There are areas of different air pressure all over the earths surface. Generally, because of the cold air, the air tends to sink at the poles, causing a high pressure, while at the equator the air is warmer, and rises, causing a low pressure. Different air masses are therefore formed. These air masses move in certain directions. Polar air masses originate from the poles, and tropical air masses originate from the equator.
There are two main kinds of weather systems:
2) Tropical Cyclones
1) Mid-latitude Cyclones or Depressions
When warm tropical air from the equator moves towards the poles and cold polar air moves towards the equator, the two air masses meet along a line known as a polar front. The two air masses will then move together in a clockwise direction in the Southern Hemisphere and an anti-clockwise direction in the Northern Hemisphere.
In the above picture, (Northern Hemisphere), the warm tropical air is moving north from the equator, and is at the bottom of the picture, while the cold, polar air is on the top. The arrows indicate the movement of the air masses around a low pressure cell. The solid line with triangles indicates the leading edge of the cold air, and is known as the cold front. The solid line with semi-circles is the leading edge of the warm air and is known as the warm front. The cold air moves faster than the warm air therefore, the cold air mass will eventually overtake the warm air mass - the section labelled warm air will get narrower.
Because the cold air mass is heavier, when it overtakes the warm air it forces the warm air upwards along the cold front and rain can form (above left). Similarly, at the warm front (above right) the warm air rises over the cold air mass. Eventually, when the warm air is occluded by the cold air, the warm air will be above the cold air.
A depression moves from west to east, and can occur in families of 2 to 5. A depression covers a large area (a few thousand km) and can last for up to 5 days. As the depression moves over an area, weather conditions associated with the warm front will be experienced first and this is an indication of the approaching cold front. When the warm front approaches the wind direction changes, dew point temperature rises, humidity increases, there is extensive cloud cover and the atmospheric pressure drops. The cold front has similar surface characteristics - the wind changes direction and blows more strongly, forming a line squall, temperature decreases, humidity decreases, precipitation can occur and the atmospheric pressure decreases.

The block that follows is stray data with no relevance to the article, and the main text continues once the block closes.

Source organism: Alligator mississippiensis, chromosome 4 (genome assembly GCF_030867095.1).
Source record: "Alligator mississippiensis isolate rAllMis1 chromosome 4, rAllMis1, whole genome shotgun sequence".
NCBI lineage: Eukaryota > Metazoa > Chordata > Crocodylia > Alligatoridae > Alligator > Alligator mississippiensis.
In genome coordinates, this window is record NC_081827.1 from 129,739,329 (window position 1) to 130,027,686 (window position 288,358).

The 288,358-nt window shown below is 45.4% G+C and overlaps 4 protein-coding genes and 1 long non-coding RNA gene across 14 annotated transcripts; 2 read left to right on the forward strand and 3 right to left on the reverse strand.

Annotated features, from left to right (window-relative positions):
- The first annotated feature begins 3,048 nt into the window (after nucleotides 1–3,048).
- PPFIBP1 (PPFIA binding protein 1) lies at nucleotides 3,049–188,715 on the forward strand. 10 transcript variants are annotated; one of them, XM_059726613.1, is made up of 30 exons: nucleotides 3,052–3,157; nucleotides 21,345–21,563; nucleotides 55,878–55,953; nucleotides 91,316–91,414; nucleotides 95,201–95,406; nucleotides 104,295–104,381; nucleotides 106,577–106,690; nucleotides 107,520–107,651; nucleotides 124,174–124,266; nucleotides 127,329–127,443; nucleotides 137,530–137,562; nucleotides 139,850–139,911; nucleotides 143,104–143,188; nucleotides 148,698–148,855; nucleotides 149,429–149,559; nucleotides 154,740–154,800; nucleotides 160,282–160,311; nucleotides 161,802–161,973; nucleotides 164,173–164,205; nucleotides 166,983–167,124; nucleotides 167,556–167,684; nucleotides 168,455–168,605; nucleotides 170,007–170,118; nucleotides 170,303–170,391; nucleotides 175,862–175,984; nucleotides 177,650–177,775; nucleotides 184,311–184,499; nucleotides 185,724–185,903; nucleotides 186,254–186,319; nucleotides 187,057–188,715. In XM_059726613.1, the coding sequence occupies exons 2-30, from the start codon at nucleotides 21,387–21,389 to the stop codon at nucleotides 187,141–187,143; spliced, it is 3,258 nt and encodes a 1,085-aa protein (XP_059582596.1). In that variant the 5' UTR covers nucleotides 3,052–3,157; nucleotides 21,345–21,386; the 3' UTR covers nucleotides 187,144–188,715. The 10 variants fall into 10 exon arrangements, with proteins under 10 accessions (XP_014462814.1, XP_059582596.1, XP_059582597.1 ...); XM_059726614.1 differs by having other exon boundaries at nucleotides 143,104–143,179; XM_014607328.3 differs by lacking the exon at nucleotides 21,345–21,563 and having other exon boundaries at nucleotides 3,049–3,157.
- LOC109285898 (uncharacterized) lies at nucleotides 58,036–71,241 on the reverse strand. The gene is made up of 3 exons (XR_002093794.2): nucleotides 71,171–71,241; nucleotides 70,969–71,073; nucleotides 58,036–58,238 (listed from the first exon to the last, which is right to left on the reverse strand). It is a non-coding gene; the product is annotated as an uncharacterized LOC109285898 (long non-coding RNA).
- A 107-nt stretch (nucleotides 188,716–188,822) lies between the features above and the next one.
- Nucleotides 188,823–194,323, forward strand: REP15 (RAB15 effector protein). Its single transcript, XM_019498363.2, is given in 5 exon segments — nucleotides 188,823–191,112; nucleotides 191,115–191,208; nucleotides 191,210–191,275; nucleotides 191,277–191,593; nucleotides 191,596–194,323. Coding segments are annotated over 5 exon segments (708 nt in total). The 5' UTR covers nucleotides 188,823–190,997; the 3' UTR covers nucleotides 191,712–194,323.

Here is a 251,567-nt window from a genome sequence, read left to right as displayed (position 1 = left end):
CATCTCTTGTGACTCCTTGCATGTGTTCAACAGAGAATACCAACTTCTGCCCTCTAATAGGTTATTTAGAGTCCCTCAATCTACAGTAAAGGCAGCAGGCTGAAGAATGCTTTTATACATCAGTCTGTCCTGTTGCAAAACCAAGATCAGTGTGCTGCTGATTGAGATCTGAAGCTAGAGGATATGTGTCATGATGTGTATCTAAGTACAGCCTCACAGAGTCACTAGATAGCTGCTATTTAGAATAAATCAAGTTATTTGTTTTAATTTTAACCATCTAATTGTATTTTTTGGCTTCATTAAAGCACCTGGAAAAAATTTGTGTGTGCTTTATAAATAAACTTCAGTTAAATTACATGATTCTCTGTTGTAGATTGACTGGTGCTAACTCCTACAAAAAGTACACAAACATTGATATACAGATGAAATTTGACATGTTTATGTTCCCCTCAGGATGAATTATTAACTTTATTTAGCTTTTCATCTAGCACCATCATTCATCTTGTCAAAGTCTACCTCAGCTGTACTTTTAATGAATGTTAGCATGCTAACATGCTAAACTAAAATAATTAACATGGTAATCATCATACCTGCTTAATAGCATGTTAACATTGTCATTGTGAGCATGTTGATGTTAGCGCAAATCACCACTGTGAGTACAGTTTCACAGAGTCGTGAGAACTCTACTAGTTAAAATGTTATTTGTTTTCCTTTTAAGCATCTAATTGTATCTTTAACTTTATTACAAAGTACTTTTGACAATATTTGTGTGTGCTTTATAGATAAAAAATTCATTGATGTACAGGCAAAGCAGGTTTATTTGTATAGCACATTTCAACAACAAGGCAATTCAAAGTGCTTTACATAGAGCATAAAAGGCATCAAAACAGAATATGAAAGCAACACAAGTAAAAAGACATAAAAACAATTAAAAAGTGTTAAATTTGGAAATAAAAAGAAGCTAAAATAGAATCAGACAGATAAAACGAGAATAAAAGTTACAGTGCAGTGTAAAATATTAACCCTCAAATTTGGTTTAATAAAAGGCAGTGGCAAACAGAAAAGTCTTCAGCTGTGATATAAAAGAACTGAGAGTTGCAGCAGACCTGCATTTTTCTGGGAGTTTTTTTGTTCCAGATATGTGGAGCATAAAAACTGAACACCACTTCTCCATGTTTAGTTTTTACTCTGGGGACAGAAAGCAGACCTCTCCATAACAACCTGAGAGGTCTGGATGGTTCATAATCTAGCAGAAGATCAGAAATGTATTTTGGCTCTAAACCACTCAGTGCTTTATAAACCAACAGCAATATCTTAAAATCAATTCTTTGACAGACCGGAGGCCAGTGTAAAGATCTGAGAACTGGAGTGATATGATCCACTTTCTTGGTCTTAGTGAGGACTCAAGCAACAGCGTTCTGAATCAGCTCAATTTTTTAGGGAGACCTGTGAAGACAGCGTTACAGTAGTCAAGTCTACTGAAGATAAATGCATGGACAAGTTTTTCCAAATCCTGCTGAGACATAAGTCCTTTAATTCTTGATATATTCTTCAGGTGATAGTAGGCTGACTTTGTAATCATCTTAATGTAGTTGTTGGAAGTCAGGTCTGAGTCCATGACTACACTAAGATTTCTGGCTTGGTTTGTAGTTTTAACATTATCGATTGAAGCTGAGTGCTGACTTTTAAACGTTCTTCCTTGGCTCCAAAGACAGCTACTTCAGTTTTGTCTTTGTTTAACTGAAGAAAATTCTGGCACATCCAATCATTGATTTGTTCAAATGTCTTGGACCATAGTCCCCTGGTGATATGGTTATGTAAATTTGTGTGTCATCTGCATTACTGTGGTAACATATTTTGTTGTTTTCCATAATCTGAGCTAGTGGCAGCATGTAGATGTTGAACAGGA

View Synoptic Chart and Satellite Photo's of a Depression
2) Tropical Cyclone or Anticyclone
The common names for Tropical Cyclones are hurricanes, typhoons, cyclones, or willy-willies. There are several conditions that need to be met before a cyclone can form. It must form over a sea, because it needs the moisture, and the temperature of the sea must be higher than 27 C. They must form 5 North of South of the equator, because the Coriolis Force is necessary. They occur mainly in late summer. They are slow moving, and move from east to west away from the equator. They only affect a small area (300 - 500 km). The isobars are close together, which show a sharp change in atmospheric pressure, resulting in hurricane force winds. In the centre of the cyclone is a calm eye. Air moves upwards, around the eye, clockwise in the Southern Hemisphere and anti-clockwise in the Northern Hemisphere. They develop on the eastern sides of continents and are accompanied by heavy rain, thunder and lightning, which can cause devastation because of high winds and flooding. They are named alphabetically during the season.
The main cause of a cyclone is the extreme drop in atmospheric pressure, because of the heat of the ocean. As soon as the system moves over land it starts to dissipate, or break up, because it has been removed from its source, namely the sea.
The above picture is a cross-section of a cyclone in the Northern Hemisphere. The amount of rainfall and wind speed, increase towards the eye, while atmospheric pressure decreases. As soon as the eye is reached there is a sudden change in conditions - no rain and no wind But once the eye has passed, there is another sudden change is conditions, as the rain and wind increase to what they were before the eye passed over. The amount of rain and wind speed now slowly decrease as the system moves over and the atmospheric pressure slowly increases.
View synoptic charts and satellite photo's of Cyclones
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